and the American Temperament
by Russell H. Kurtz
Contributing Editor, The Survey
From another and official source comes this
testimony: "Under the constant strain of inadequate funds and
a mounting relief roll, a standard of relief has been pieced
together which is inadequate to maintain the health or well-being
of the community. The food budget is insufficient to maintain
health standards. The physical examination of children entering
school still shows malnutrition in almost one out of five children.
Families on relief are living in homes that violate the housing
laws, and in overcrowded and unsanitary conditions. The failure
to provide a regular clothing allowance, in addition to endangering
health, is breaking down the morale and the employability of
the men and women on the relief rolls. Such conditions might
have been endured for a short period in a temporary emergency.
However these conditions now affect one fifth of the city's
entire population. Such a large group cannot be reduced to this
level of life without inflicting serious consequences on the
welfare of the whole community."
If relief is to be given in
sufficient measure so that families dependent upon it may have
what they need in the way of food, shelter, fuel, clothing,
incidentals, recreation and medical care, it is obvious that
cash grants are to be preferred to distribution "in kind" or
by order. Not only does the cash relief method, now used successfully
in a number of cities, save time and trouble all around but
it conserves the pride and morale of those receiving it. Further,
it has been found to be more economical in the long run as no
system has as yet been devised which can match the workingman's
wife in her ability to stretch a dollar to its uttermost limits.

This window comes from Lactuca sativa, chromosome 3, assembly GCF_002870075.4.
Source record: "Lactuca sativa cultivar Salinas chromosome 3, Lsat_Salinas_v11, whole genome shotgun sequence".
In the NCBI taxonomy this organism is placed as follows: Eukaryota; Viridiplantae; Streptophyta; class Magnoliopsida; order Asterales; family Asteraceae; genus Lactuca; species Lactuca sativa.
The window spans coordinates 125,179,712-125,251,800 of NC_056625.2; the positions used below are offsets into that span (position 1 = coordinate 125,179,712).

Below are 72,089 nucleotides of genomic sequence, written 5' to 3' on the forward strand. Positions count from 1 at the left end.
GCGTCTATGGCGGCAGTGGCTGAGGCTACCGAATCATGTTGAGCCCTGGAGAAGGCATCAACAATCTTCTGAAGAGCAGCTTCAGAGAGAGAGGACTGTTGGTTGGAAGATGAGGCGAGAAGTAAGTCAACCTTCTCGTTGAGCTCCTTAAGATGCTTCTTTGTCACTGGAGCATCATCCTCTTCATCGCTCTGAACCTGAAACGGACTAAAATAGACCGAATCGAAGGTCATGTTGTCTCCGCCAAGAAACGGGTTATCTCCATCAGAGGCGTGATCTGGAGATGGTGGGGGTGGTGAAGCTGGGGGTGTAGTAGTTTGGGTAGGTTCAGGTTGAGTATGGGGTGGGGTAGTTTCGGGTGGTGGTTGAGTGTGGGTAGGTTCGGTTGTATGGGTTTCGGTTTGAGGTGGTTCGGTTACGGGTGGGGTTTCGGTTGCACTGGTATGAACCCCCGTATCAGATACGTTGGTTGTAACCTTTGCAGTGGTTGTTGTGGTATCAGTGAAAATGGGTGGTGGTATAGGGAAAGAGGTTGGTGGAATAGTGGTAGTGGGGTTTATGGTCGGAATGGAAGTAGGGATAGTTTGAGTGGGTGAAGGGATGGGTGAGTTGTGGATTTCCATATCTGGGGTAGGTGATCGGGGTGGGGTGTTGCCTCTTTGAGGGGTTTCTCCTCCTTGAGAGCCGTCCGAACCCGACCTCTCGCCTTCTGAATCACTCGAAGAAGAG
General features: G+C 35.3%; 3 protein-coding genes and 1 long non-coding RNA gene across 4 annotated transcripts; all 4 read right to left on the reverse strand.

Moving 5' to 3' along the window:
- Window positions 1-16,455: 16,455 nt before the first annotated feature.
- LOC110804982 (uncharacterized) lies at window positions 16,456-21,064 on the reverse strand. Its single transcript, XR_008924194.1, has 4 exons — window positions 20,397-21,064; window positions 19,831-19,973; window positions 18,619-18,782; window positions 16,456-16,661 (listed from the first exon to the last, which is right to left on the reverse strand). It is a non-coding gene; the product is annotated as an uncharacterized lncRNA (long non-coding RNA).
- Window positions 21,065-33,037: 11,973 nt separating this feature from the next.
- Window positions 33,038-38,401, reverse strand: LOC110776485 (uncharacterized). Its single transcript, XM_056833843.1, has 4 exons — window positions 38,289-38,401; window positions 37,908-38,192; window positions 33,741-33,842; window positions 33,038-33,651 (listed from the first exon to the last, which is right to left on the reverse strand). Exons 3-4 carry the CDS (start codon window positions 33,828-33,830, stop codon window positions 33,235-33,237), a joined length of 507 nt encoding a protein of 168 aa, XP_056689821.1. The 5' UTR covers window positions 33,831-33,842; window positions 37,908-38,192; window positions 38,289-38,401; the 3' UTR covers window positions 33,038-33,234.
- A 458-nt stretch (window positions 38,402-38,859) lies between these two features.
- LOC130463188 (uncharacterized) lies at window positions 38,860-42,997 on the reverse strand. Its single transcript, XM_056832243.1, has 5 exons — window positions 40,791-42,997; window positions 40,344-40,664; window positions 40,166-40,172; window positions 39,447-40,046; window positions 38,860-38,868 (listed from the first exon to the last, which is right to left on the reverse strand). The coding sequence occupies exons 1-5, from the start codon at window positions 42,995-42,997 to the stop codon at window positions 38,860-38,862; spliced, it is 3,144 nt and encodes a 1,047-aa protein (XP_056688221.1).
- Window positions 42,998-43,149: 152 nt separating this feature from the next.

|Even with the work program"the biggest thing
in the country"
At still another point should
there be a change in our attitude toward relief families. Earnings
on casual or part-time jobs, now rigidly deducted from relief
allowances, should be more generously dealt with in the family
budget. It is beginning to be apparent that our attempts to
hew too close to the line have resulted in our putting a premium
upon idleness and subterfuge. Other nations have learned the
wisdom of allowing members of families on relief to keep for
their personal use a part of such casual earnings, applying
only the balance to a reduction of the relief grant. Thus initiative
and resourcefulness are stimulated and the will to work protected.
American temperament does not welcome the thought that relief,
on a large scale, is to be with us for a long time to come.
The prospect is depressing to a people who are tired of the
whole "un-American" experience of doling out public aid to men
whose only request is that they be allowed to earn their own
way. Relief is defeatist: it chafes our national spirit and
humbles our pride. "Surely there is another way" we tell ourselves.
The work program should do much to make unemployment more tolerable;
but it still will leave us with a relief problem. The sooner
we face that prospect squarely, the better will we be able to
organize relief so that it will offend as little as possible
our notions of "a satisfactory way of life."